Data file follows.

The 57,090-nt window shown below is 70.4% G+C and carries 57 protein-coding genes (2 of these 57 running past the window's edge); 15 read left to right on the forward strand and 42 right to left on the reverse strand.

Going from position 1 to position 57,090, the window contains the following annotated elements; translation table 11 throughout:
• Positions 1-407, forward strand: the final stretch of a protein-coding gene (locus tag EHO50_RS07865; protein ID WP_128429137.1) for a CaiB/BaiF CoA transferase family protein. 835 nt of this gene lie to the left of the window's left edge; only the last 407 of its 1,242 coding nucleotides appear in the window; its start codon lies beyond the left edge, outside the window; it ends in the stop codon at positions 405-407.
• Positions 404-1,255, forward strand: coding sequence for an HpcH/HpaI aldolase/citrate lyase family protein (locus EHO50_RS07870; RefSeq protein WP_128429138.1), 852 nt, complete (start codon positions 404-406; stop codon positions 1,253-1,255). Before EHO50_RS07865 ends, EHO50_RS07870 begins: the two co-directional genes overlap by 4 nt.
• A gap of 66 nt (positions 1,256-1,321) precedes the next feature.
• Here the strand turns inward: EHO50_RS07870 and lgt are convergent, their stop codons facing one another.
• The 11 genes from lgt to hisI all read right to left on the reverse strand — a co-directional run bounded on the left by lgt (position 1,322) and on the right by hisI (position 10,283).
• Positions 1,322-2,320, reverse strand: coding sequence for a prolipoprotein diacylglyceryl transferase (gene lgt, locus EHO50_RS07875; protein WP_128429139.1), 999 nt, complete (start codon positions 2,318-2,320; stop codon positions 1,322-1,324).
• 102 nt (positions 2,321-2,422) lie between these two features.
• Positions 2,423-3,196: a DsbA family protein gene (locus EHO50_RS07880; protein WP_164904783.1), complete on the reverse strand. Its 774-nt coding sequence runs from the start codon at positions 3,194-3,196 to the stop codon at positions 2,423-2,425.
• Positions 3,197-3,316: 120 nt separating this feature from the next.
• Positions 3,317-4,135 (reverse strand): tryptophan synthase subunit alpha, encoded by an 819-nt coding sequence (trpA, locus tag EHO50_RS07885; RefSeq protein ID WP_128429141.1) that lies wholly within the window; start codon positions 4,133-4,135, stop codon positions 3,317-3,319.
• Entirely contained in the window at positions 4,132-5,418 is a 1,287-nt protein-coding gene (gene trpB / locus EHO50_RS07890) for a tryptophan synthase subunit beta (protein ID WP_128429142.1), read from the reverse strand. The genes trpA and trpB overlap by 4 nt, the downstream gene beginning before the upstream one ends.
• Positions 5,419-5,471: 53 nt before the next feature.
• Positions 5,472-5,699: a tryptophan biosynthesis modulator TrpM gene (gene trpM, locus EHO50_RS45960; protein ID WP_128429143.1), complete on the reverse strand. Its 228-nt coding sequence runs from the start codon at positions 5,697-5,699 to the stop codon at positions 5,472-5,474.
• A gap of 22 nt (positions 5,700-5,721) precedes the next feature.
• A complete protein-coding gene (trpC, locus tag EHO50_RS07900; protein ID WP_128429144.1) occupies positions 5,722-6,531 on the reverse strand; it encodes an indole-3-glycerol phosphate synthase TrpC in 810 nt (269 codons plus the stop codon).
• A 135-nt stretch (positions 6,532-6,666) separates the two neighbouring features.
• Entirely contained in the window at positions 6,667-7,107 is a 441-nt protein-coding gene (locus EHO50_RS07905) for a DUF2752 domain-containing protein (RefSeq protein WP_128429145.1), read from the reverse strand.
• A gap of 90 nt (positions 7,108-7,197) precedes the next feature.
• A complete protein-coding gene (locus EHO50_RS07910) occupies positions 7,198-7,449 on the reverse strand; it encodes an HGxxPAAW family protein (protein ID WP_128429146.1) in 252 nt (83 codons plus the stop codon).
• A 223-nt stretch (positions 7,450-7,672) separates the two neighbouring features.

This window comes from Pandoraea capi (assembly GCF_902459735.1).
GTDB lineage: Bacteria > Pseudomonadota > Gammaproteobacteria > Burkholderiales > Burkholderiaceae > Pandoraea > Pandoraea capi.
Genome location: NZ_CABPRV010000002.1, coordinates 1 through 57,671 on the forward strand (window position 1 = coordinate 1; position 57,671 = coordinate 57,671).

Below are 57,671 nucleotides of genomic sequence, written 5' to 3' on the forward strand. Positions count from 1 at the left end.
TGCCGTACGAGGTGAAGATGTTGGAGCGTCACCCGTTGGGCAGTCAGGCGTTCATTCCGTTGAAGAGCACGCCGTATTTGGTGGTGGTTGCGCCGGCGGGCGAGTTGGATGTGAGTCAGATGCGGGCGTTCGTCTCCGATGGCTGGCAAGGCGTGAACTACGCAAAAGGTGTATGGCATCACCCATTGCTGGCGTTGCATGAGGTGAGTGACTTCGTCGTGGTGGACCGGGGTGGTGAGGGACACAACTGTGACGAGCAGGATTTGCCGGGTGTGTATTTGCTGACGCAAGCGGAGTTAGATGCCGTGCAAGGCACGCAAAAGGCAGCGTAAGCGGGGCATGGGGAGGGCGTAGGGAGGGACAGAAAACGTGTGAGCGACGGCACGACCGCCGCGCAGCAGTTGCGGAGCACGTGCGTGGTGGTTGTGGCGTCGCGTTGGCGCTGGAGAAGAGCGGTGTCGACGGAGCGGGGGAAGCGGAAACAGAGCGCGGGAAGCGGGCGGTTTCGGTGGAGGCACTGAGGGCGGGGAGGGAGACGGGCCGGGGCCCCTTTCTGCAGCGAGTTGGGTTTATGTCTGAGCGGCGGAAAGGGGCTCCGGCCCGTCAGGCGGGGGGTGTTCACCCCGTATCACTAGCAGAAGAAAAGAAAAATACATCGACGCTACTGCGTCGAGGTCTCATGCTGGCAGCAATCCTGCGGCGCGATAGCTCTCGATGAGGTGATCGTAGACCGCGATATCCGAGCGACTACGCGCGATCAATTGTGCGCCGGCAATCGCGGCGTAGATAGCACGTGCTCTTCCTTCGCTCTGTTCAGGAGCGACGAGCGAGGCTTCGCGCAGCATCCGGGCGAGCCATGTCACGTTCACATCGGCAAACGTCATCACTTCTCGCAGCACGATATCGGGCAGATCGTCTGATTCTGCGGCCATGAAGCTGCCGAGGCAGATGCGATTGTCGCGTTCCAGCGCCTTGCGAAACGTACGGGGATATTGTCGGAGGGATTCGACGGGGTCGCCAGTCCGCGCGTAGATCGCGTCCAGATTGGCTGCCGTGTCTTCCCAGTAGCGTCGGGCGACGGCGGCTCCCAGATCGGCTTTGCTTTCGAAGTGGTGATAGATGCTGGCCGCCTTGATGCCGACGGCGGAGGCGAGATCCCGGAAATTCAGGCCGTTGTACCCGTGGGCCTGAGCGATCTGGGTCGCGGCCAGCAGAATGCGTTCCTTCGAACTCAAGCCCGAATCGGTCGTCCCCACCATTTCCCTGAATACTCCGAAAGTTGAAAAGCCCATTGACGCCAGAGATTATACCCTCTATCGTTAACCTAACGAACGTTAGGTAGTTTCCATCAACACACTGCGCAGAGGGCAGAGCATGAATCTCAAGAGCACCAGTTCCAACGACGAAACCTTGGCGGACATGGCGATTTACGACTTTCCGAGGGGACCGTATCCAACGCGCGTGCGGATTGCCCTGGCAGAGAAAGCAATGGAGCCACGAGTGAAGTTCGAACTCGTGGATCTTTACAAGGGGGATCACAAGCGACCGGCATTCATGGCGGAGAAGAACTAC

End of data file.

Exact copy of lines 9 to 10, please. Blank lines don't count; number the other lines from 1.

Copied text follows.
• 102 nt (positions 2,321-2,422) lie between these two features.
• Positions 2,423-3,196: a DsbA family protein gene (locus EHO50_RS07880; protein WP_164904783.1), complete on the reverse strand. Its 774-nt coding sequence runs from the start codon at positions 3,194-3,196 to the stop codon at positions 2,423-2,425.